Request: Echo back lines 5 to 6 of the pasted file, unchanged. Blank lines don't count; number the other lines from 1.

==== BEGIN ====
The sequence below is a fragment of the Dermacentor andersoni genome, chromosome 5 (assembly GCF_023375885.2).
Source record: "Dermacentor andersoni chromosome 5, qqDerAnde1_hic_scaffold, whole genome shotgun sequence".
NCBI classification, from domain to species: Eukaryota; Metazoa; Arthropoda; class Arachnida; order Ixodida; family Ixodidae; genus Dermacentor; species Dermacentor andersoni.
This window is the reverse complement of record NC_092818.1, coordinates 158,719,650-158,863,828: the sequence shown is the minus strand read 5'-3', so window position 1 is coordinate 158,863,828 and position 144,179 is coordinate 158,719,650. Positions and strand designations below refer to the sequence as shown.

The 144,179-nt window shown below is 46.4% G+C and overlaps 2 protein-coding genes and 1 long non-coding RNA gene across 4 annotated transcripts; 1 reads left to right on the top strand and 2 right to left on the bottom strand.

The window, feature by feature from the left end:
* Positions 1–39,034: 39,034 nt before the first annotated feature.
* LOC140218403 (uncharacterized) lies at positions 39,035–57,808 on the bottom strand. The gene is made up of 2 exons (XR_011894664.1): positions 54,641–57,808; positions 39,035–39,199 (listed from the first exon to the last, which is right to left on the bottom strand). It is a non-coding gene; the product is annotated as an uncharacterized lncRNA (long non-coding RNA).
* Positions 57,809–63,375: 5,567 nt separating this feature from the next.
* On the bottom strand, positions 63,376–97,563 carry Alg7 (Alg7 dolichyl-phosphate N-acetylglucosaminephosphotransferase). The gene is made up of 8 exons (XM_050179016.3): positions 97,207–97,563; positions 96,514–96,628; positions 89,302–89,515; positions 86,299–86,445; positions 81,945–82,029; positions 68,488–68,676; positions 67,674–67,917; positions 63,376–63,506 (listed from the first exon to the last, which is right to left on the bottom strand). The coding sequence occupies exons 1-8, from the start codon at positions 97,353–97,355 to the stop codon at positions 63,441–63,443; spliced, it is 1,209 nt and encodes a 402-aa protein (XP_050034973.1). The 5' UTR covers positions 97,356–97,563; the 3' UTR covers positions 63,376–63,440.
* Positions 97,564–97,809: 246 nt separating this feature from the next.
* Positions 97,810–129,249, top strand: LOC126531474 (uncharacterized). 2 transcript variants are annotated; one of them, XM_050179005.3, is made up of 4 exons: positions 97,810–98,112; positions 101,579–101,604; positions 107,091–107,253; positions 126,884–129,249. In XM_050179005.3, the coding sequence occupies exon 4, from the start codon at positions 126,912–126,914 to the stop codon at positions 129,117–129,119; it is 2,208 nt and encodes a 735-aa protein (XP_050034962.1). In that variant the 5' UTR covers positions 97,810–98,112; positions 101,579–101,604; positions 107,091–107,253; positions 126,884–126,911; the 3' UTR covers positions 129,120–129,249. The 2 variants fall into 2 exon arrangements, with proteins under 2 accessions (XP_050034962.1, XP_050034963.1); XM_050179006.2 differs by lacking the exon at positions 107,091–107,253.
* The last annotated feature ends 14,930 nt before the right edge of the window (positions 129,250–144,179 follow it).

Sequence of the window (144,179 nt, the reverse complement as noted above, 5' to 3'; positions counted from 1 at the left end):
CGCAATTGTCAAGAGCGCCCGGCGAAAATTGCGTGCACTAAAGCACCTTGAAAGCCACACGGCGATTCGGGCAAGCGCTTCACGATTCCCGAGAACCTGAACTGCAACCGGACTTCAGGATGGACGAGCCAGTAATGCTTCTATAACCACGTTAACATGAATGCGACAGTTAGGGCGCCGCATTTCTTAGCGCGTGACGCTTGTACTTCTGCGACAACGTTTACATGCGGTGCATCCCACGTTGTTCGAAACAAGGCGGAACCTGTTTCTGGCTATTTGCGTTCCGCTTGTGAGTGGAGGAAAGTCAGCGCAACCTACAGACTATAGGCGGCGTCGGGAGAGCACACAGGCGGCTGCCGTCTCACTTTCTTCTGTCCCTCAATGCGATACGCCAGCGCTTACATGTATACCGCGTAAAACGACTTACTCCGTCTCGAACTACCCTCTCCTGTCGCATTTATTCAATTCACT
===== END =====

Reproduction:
The 144,179-nt window shown below is 46.4% G+C and overlaps 2 protein-coding genes and 1 long non-coding RNA gene across 4 annotated transcripts; 1 reads left to right on the top strand and 2 right to left on the bottom strand.

The window, feature by feature from the left end: